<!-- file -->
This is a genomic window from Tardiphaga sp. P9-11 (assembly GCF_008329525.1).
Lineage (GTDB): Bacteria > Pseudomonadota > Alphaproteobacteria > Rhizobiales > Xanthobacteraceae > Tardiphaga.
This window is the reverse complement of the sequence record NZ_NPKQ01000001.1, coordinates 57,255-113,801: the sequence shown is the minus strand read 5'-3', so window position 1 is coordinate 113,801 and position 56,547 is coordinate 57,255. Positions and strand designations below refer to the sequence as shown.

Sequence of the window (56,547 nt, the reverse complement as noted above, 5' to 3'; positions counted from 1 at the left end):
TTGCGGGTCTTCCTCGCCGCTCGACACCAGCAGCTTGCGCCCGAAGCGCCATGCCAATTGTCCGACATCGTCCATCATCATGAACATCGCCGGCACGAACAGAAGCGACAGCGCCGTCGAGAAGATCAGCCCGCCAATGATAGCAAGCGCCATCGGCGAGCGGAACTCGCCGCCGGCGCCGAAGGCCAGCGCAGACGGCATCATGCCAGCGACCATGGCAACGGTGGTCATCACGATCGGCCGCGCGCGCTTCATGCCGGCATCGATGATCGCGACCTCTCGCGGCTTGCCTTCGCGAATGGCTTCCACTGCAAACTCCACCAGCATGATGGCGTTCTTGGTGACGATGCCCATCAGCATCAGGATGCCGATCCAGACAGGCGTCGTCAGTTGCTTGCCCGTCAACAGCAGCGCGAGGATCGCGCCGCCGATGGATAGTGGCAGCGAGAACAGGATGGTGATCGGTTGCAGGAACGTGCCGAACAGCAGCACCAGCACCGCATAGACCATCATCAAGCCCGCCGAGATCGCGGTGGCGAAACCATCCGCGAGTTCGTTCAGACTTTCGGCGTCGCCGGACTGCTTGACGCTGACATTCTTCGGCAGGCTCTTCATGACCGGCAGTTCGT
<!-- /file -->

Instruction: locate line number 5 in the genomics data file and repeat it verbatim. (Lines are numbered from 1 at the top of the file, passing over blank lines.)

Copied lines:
TTGCGGGTCTTCCTCGCCGCTCGACACCAGCAGCTTGCGCCCGAAGCGCCATGCCAATTGTCCGACATCGTCCATCATCATGAACATCGCCGGCACGAACAGAAGCGACAGCGCCGTCGAGAAGATCAGCCCGCCAATGATAGCAAGCGCCATCGGCGAGCGGAACTCGCCGCCGGCGCCGAAGGCCAGCGCAGACGGCATCATGCCAGCGACCATGGCAACGGTGGTCATCACGATCGGCCGCGCGCGCTTCATGCCGGCATCGATGATCGCGACCTCTCGCGGCTTGCCTTCGCGAATGGCTTCCACTGCAAACTCCACCAGCATGATGGCGTTCTTGGTGACGATGCCCATCAGCATCAGGATGCCGATCCAGACAGGCGTCGTCAGTTGCTTGCCCGTCAACAGCAGCGCGAGGATCGCGCCGCCGATGGATAGTGGCAGCGAGAACAGGATGGTGATCGGTTGCAGGAACGTGCCGAACAGCAGCACCAGCACCGCATAGACCATCATCAAGCCCGCCGAGATCGCGGTGGCGAAACCATCCGCGAGTTCGTTCAGACTTTCGGCGTCGCCGGACTGCTTGACGCTGACATTCTTCGGCAGGCTCTTCATGACCGGCAGTTCGT